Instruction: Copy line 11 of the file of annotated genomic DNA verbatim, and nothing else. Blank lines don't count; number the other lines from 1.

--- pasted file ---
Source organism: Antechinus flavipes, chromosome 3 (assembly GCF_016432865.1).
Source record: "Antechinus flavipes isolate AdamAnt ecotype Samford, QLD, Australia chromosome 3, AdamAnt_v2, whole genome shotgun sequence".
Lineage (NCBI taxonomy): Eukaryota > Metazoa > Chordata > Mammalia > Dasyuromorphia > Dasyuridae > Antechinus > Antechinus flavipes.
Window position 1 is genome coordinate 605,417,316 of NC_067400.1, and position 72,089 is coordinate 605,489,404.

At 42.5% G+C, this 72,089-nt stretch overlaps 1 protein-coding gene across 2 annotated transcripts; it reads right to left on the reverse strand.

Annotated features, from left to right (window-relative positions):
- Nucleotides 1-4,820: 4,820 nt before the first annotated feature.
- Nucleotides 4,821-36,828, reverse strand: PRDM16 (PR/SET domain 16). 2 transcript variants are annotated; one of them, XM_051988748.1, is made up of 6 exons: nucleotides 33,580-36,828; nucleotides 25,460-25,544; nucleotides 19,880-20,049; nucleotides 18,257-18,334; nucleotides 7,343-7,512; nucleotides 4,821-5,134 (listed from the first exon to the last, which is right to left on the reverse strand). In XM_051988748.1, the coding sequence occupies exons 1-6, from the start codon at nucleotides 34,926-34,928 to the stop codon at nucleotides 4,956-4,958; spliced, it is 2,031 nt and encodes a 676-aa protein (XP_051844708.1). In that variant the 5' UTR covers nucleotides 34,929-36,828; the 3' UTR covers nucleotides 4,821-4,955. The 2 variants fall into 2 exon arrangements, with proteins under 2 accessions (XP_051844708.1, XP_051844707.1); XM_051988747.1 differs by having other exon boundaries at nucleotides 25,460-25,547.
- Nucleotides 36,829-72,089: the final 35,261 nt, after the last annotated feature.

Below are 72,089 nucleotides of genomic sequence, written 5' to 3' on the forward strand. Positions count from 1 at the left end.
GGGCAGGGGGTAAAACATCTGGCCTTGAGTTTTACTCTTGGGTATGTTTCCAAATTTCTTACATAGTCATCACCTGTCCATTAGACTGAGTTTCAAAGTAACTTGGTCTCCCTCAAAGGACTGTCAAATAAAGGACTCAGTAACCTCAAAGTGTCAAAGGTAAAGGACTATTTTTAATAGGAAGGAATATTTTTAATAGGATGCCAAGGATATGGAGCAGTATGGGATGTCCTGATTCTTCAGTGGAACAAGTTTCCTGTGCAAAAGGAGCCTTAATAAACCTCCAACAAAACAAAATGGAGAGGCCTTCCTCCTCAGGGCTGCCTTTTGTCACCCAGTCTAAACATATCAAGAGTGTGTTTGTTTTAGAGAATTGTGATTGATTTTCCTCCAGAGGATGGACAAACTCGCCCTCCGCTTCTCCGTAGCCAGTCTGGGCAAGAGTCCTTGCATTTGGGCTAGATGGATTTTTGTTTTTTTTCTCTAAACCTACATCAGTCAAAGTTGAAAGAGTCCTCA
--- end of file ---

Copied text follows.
GGGCAGGGGGTAAAACATCTGGCCTTGAGTTTTACTCTTGGGTATGTTTCCAAATTTCTTACATAGTCATCACCTGTCCATTAGACTGAGTTTCAAAGTAACTTGGTCTCCCTCAAAGGACTGTCAAATAAAGGACTCAGTAACCTCAAAGTGTCAAAGGTAAAGGACTATTTTTAATAGGAAGGAATATTTTTAATAGGATGCCAAGGATATGGAGCAGTATGGGATGTCCTGATTCTTCAGTGGAACAAGTTTCCTGTGCAAAAGGAGCCTTAATAAACCTCCAACAAAACAAAATGGAGAGGCCTTCCTCCTCAGGGCTGCCTTTTGTCACCCAGTCTAAACATATCAAGAGTGTGTTTGTTTTAGAGAATTGTGATTGATTTTCCTCCAGAGGATGGACAAACTCGCCCTCCGCTTCTCCGTAGCCAGTCTGGGCAAGAGTCCTTGCATTTGGGCTAGATGGATTTTTGTTTTTTTTCTCTAAACCTACATCAGTCAAAGTTGAAAGAGTCCTCA